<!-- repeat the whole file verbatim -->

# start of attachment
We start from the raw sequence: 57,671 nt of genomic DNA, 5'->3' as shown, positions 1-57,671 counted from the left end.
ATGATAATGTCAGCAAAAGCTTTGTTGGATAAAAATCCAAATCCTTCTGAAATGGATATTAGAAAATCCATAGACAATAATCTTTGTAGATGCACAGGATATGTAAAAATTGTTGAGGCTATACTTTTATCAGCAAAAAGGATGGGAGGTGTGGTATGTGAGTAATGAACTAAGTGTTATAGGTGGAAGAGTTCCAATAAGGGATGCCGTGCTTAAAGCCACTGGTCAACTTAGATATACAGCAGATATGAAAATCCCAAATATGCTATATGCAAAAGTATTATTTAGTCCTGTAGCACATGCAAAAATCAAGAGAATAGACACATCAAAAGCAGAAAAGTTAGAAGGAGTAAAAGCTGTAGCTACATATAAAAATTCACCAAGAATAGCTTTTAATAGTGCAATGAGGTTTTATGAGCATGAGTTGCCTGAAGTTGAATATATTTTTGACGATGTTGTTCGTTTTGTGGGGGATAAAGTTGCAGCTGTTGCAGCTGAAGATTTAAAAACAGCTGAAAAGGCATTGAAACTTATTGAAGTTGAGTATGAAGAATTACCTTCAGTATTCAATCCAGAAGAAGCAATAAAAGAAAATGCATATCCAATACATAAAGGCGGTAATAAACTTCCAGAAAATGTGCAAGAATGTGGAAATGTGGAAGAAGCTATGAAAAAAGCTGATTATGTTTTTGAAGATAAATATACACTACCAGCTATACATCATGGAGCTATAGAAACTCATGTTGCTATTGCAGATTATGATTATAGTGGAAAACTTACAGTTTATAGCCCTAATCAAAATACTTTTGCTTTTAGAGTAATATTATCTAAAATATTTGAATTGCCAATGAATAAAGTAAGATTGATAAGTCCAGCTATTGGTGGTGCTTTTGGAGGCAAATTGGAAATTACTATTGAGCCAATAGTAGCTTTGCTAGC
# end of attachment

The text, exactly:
We start from the raw sequence: 57,671 nt of genomic DNA, 5'->3' as shown, positions 1-57,671 counted from the left end.
ATGATAATGTCAGCAAAAGCTTTGTTGGATAAAAATCCAAATCCTTCTGAAATGGATATTAGAAAATCCATAGACAATAATCTTTGTAGATGCACAGGATATGTAAAAATTGTTGAGGCTATACTTTTATCAGCAAAAAGGATGGGAGGTGTGGTATGTGAGTAATGAACTAAGTGTTATAGGTGGAAGAGTTCCAATAAGGGATGCCGTGCTTAAAGCCACTGGTCAACTTAGATATACAGCAGATATGAAAATCCCAAATATGCTATATGCAAAAGTATTATTTAGTCCTGTAGCACATGCAAAAATCAAGAGAATAGACACATCAAAAGCAGAAAAGTTAGAAGGAGTAAAAGCTGTAGCTACATATAAAAATTCACCAAGAATAGCTTTTAATAGTGCAATGAGGTTTTATGAGCATGAGTTGCCTGAAGTTGAATATATTTTTGACGATGTTGTTCGTTTTGTGGGGGATAAAGTTGCAGCTGTTGCAGCTGAAGATTTAAAAACAGCTGAAAAGGCATTGAAACTTATTGAAGTTGAGTATGAAGAATTACCTTCAGTATTCAATCCAGAAGAAGCAATAAAAGAAAATGCATATCCAATACATAAAGGCGGTAATAAACTTCCAGAAAATGTGCAAGAATGTGGAAATGTGGAAGAAGCTATGAAAAAAGCTGATTATGTTTTTGAAGATAAATATACACTACCAGCTATACATCATGGAGCTATAGAAACTCATGTTGCTATTGCAGATTATGATTATAGTGGAAAACTTACAGTTTATAGCCCTAATCAAAATACTTTTGCTTTTAGAGTAATATTATCTAAAATATTTGAATTGCCAATGAATAAAGTAAGATTGATAAGTCCAGCTATTGGTGGTGCTTTTGGAGGCAAATTGGAAATTACTATTGAGCCAATAGTAGCTTTGCTAGC